Request for MistrialProsecutor's Comments on Ball's Refusal to Tell "Us" What Happened

[¶ 12.] Although Ball did not testify, the prosecutor made three comments in closing argument that Ball "knows [not knew] what happened." The prosecutor also pointed out that Ball admitted some things, and then the prosecutor asked the rhetorical question "what's true John?" The prosecutor concluded by conceding that although there was no physical evidence of trauma, Ball "knows what happened, but he's not talking. He's not telling us what happened." The prosecutor specifically commented:

So again, folks, look at what's going on. [M.B.] was there. In the traffic accident [M.B.] is a fine witness for him. Now when she says he molested her and raped her, [M.B.] is lying and making it up and out to get him. Don't get lost in all this, all this smoke that's being put up. Mr. Ball knows what happened and we know that by his statements. He can't hide from those.

He told Misti Gray that some of the things are true, some of the allegations, "Tell my daughter I'm sorry I hurt her." He said he didn't want to go to jail and he needed a psychiatric ward, he needed counseling. Again, look at the parameters of which he was talking about, allegations of a rape. He's saying that he doesn't want to go to jail. That was what he followed up with when he said, "Some of the things are true." "What's true, John?" "I don't want to go to jail." For running around naked and handing your daughter a towel, you're going to jail?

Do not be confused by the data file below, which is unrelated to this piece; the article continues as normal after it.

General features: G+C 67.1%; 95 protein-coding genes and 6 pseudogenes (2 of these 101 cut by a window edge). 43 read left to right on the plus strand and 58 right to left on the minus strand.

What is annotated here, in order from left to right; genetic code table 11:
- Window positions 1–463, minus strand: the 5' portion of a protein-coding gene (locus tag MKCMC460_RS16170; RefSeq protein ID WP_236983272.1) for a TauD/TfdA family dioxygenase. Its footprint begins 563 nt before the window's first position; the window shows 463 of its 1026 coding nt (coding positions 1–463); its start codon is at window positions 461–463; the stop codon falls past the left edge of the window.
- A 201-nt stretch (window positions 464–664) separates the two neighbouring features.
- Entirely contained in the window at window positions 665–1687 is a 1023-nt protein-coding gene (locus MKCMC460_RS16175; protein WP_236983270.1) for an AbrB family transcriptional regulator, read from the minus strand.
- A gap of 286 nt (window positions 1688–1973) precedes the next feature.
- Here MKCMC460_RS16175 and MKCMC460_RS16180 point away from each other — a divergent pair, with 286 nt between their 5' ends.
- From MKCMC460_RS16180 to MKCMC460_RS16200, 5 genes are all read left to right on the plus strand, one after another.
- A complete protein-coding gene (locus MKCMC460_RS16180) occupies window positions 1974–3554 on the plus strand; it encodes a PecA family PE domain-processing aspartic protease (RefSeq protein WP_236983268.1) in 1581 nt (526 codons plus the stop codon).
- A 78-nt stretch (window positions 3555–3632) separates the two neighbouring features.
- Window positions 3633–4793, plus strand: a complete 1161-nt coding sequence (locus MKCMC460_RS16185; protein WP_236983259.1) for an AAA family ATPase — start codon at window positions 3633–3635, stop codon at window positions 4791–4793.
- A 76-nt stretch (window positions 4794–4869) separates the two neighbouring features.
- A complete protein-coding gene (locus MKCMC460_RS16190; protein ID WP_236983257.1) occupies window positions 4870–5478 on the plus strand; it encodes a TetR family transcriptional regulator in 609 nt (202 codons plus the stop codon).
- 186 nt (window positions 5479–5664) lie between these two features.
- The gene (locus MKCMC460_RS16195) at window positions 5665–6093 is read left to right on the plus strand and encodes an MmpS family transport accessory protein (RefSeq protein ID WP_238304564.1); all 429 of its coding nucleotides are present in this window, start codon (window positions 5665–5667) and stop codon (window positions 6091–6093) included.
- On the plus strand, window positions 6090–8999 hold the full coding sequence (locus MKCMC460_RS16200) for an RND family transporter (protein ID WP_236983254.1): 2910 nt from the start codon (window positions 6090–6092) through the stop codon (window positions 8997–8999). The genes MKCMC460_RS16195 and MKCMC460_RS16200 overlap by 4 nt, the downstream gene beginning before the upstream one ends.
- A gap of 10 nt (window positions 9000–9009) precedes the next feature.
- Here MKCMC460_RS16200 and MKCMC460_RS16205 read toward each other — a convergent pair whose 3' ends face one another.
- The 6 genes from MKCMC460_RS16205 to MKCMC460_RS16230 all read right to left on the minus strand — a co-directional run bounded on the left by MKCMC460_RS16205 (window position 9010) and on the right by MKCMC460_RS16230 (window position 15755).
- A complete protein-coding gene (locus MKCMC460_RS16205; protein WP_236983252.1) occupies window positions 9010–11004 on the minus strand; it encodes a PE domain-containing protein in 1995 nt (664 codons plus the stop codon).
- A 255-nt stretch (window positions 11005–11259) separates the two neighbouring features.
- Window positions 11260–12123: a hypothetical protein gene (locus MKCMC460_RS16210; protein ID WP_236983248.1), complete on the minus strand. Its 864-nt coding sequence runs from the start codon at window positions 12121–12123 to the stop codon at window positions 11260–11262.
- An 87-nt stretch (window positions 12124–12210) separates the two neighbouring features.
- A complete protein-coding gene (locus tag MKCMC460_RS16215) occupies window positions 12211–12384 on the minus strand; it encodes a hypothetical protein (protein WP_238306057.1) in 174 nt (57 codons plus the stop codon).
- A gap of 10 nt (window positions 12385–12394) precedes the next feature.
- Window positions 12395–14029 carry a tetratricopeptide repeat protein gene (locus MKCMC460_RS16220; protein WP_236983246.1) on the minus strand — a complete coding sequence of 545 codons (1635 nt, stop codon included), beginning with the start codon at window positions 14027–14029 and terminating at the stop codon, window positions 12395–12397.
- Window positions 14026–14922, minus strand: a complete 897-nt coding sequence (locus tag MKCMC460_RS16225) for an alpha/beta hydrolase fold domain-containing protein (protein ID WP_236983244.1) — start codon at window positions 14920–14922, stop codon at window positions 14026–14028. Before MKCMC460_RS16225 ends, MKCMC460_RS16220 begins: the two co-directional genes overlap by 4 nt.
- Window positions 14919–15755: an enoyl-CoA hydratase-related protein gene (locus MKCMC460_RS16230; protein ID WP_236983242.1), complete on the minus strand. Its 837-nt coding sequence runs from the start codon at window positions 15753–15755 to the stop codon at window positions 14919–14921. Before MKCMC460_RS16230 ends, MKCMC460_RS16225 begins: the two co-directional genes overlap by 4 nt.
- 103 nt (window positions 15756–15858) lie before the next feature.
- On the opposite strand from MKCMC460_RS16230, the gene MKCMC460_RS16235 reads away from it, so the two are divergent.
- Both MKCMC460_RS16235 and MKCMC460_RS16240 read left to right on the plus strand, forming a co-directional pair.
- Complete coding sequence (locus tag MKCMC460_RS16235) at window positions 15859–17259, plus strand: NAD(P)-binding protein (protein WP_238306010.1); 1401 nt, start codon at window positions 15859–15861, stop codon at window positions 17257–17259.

The defendant knows what happened. He raped her. He wouldn't tell law enforcement. He stopped giving the details as far as the allegations, although some of the allegations are true.
Defense will point out there's no signs of trauma on [M.B.]. Again, that's been brought out. Dr. Strong stated it's very [un]common you'll have any sort of damage on a child for rape. We talked about that in voir dire. It doesn't happen all the time. This wasn't a forced act. This wasn't something that left scars or injuries or bruising. The examination took place sometime thereafter, but even so, pen[ile] penetration, the doctor said that wouldn't leave anything. It's a flexible opening. Oral contact with genitals, common sense, folks,